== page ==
NEW YORK, Oct 10 (Reuters) - ConvergEx Group LLC is revamping its two alternative trading systems, or “dark pools,” due in part to expectations of tighter industry regulations, Eric Noll, chief executive of the brokerage and trading services provider, said on Friday.
Dark pools - private, broker-run venues where trading information is kept secret until after trades are completed - have faced intense scrutiny in recent months. Several regulators are probing how the venues operate, and New York’s attorney general has filed a lawsuit against Barclays accusing the bank of misleading investors about its dark pool. Barclays is fighting the lawsuit.
New rules for the industry are likely, Noll said.
“I think this is a train that is leaving the station, and we want to be out ahead of it,” the former Nasdaq executive said at a Society of American Business Editors and Writers conference.
ConvergEx has two dark pools, called Millennium and Vortex. Noll said ConvergEx will relaunch Millennium by the end of October as a marketplace where orders can only be executed at the mid-point of the national best bid and offer available on public stock exchanges, guaranteeing meaningful price improvement.
The firm will relaunch Vortex in 2015 as a venue that will give different pricing levels to different market participants based on whom they want to trade with, Noll said on the sidelines of the conference.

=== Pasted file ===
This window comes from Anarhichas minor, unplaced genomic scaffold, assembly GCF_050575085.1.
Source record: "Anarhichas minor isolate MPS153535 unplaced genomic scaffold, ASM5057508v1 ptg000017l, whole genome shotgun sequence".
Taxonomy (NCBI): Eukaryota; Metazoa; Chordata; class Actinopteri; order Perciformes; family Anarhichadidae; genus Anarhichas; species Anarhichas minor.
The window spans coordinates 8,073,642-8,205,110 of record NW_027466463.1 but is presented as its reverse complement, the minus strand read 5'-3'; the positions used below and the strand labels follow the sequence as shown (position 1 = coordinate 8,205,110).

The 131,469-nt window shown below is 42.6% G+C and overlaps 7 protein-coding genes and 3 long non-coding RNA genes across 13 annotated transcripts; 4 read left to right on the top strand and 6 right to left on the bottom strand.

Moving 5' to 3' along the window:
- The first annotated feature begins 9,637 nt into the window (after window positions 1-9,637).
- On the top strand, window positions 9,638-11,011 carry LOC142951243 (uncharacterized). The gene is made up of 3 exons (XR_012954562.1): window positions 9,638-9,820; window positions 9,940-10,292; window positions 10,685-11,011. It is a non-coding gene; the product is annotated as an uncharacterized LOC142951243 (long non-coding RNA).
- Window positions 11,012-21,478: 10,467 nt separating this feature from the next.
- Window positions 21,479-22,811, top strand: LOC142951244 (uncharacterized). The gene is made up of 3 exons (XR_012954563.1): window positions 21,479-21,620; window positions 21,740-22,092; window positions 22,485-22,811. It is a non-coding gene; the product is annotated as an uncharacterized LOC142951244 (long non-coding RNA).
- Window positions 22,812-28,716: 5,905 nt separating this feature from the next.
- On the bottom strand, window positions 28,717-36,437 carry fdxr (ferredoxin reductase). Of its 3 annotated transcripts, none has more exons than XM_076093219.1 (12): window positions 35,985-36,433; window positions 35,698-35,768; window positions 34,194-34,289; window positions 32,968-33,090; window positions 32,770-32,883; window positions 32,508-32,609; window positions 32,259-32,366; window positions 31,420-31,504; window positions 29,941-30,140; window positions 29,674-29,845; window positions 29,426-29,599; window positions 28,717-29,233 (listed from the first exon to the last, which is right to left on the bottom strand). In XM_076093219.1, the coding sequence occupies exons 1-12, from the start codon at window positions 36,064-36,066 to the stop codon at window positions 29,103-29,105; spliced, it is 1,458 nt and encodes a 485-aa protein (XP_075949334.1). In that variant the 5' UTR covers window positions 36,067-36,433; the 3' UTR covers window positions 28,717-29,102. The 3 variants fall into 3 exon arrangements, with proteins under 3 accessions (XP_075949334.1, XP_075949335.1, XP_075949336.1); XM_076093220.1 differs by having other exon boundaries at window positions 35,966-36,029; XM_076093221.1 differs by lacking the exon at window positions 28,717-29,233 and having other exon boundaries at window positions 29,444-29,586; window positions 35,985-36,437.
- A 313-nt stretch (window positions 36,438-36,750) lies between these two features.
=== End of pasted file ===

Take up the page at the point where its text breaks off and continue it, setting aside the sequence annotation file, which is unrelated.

Some firms use complex algorithms to quickly flip shares for profit. That can cause stock prices to move and the buyer or seller may not get the best price. Others take a longer-term investing approach. In Vortex, participants will be able to choose the types of counterparties they want to interact with, and will pay less to trade with the more aggressive firms and more to trade with other investors.
Dark pools began as places for institutional investors, like mutual funds, to buy and sell large amounts of stock without tipping their hand to the wider market, which could cause the price to move against them.
There are now more than 40 dark pools. While some still cater to institutional clients, the average size of transactions overall is not even 200 shares, which is less than on exchanges.
Around 15 percent of all trading happens in dark pools, and because those venues do not reveal trading intentions before a trade had taken place, they play little role in helping to find the fair value of the stocks that trade on them.
Canada and Australia have taken steps to curb off-exchange trading by requiring, for instance, that such trades be of a minimum size or have a significantly better price than can be found on an exchange. Europe and Hong Kong are also considering new rules.
For the week of Sept. 15, Millennium was the 22nd largest U.S. dark pool, with more than 29 million shares traded, while Vortex was 28th, with nearly 18 million, according to the latest data from the Financial Industry Regulatory Authority. (Reporting by John McCrank; Editing by Bernard Orr)